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How to Keep Your Spices Fresh

377
Ashlee Redger
with Ashlee Redger
Test Kitchen Chef
April 8, 2019
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How to Keep Your Spices Fresh

“I found ground cumin in my cabinet that’s a year old… Can I still use it?” We get varying degrees of the “will spices go bad?” question all the time. Not always with cumin of course, and the time ranges from a year to a decade (side note: does anyone have a bottle from when we opened in 2004? Let us know!). But trust me, I’ve answered spice fans’ emails and phone calls about how to get the most out of their seasonings since I’ve worked in the Savory Spice Test Kitchen.

The answer: spices don’t typically go bad, but they do lose flavor. It depends on the spice, whether it’s ground, and how it’s stored. Here are some of our tips for keeping your spice cabinet lookin’ (and more importantly tasting) fresh.

Keep them away from heat

You’ve probably heard this before but we’ll say it again: Don’t store your spices above (or super close to) your stove. That area tends to get humid and hot from all the delicious things you’re cooking there. So where should spices be stored in the kitchen? They keep the best in cool, dry conditions, like in a cabinet. A bonus to keeping them away from humidity: you’ll avoid running into spices that are all clumped up in the bottle because they’ve absorbed a bunch of moisture from the air. Score!

Keep them out of the light

We get it: you want to display your spices out in the open so when your neighbors or friends come over, they can “ooh” and “ahhh” at your extensive culinary collection. Same here. Unfortunately, light can bleach some of the vibrant colors out of spices like paprika and mustard powder. Seasonings that you only use rarely or in small quantities, like Asafetida, are especially susceptible to this as they tend to spend more time in their bottle without being shaken or used up.

Swivel Top Black Marble Salt Box
Swivel Top Black Marble Salt Box

Keep them sealed

Here’s a new vocab word: volatility. We’ve talked about it before—it’s the chemical characteristic of an aromatic flavor compound to just… disappear into the atmosphere. This happens slowly with dried spices, but it does occur. The longer a seasoning is exposed to air (especially circulating air), the more likely it is that the molecules that are responsible for flavor have dried up and drifted away. Have you ever noticed that the ground black pepper that’s stored in your salt cellar is lacking just a little in the flavor department? This is why. The simple solution: keep your spices in jars (or bags) that are tightly sealed, and fill that extra cellar compartment (or two) with another course, flaky salt to finish fried eggs or sweets. Yeah, you can thank me later.

Keep whole spices

Whereas ground spices’ volatile flavors have been more exposed to air during the grinding process (and therefore will dull faster), whole seeds will hold onto their tastiness for much longer. We grind the spices fresh for you, but ground seasonings will only be at their peak flavor for about 6 months to a year. By comparison, whole spices can sit in your cabinet for up to 2 years before losing their oomph.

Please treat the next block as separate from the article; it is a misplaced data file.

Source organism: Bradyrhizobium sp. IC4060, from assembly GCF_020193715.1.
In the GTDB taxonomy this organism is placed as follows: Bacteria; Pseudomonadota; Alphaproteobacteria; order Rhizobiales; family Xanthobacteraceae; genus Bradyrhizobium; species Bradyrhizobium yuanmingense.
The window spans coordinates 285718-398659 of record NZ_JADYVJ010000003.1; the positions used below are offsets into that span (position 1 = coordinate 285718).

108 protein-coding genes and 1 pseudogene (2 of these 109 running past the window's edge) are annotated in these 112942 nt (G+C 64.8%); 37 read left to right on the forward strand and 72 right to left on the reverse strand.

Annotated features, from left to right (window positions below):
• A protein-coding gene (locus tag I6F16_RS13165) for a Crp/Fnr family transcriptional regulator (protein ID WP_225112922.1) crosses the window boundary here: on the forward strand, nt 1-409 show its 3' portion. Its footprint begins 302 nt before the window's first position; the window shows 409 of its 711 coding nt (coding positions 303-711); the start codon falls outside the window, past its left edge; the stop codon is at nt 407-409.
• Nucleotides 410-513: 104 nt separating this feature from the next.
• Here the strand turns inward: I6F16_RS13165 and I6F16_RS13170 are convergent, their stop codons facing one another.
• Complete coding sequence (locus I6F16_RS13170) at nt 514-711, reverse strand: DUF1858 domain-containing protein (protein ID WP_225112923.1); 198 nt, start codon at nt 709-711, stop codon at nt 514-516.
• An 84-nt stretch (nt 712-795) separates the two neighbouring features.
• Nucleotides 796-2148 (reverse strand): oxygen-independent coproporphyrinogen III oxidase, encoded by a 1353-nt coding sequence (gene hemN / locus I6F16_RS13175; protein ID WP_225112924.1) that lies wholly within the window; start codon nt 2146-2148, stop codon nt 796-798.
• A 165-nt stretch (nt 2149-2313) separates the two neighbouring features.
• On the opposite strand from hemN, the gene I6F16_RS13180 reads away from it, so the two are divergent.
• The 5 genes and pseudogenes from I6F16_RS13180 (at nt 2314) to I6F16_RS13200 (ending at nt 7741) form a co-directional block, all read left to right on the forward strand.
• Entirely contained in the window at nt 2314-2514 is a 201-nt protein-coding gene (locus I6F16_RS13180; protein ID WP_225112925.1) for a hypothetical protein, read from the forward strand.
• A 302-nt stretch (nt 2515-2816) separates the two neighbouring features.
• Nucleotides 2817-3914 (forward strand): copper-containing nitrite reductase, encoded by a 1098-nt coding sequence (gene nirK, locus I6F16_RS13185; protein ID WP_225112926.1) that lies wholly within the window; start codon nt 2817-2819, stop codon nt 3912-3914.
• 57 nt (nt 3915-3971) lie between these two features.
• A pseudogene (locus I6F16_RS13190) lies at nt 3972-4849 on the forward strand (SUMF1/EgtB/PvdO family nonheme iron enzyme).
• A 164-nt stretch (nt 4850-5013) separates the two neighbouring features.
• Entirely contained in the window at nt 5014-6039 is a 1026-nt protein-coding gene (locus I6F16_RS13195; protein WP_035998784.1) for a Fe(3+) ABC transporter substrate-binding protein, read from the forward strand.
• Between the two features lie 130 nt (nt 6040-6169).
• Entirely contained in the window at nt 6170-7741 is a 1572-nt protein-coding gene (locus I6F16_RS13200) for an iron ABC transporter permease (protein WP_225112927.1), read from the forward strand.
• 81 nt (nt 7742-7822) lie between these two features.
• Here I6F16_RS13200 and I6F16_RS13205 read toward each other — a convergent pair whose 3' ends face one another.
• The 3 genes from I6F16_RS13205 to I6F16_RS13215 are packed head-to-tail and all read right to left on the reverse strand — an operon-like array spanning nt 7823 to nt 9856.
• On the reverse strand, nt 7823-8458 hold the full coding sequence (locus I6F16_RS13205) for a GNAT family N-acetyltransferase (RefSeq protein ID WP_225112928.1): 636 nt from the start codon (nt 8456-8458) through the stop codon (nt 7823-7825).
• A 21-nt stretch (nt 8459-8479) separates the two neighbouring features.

To grind your own spices, you can definitely use an electric mill. Personally, I find that I can never effectively clean out the aroma (and flavor) of that cumin I powdered three months ago. The traditional mortar and pestle is the best way to grind things like seeds, plus it can be used with fresh ingredients to make pesto, chile paste, and other sauces. Microplanes aren’t just for zesting citrus; they’re also great for cinnamon sticks and whole nutmeg (if you don’t have one of these cool gadgets, that is). Oh, and not to mention: both of these make amazing gifts for that beginner cook or newlywed in your life. Stress-free gifting, accomplished.

 

What does your spice cabinet look like? How do you keep your spices looking and tasting their best? Let us know by posting on Instagram and tagging @savoryspiceshop!

 


Comments on this Article


(guest), on July 26, 2019

I have lived in many locations (California, Iowa and Maui, Hawaii). But I have NEVER had spices go bad so rapidly, as I have here on Maui. I cannot keep paprika, or mustard, and several others. They literally turn black and smell disgusting in a matter of months. You may not be aware of this, but on Maui, spices are probably twice the amount you pay on the Mainland! So, should I be keeping these in the refrigerator or forget buying any at all? Would greatly appreciate your input on this problem. Thank you, Barbara Cabasug

Ashlee Redger (registered user) on August 05, 2019

Hello Barbara, We're so sorry to hear that you've been having a rough time with keeping your spices fresh. One guess is that the natural humidity of the area may be causing the discoloration/smell. Keeping jars in the refrigerator can definitely be helpful for this, as well as changing how you purchase. Spices that come in whole forms (like mustard seeds, cumin seeds, pepper berries, etc.) can be hardier to a variety of conditions, plus you get more flavor from freshly grinding them just before use. Also, avoid buying in bulk so you have a fairly quick turnaround for the spices in your cabinet (or fridge). Hope this helps!

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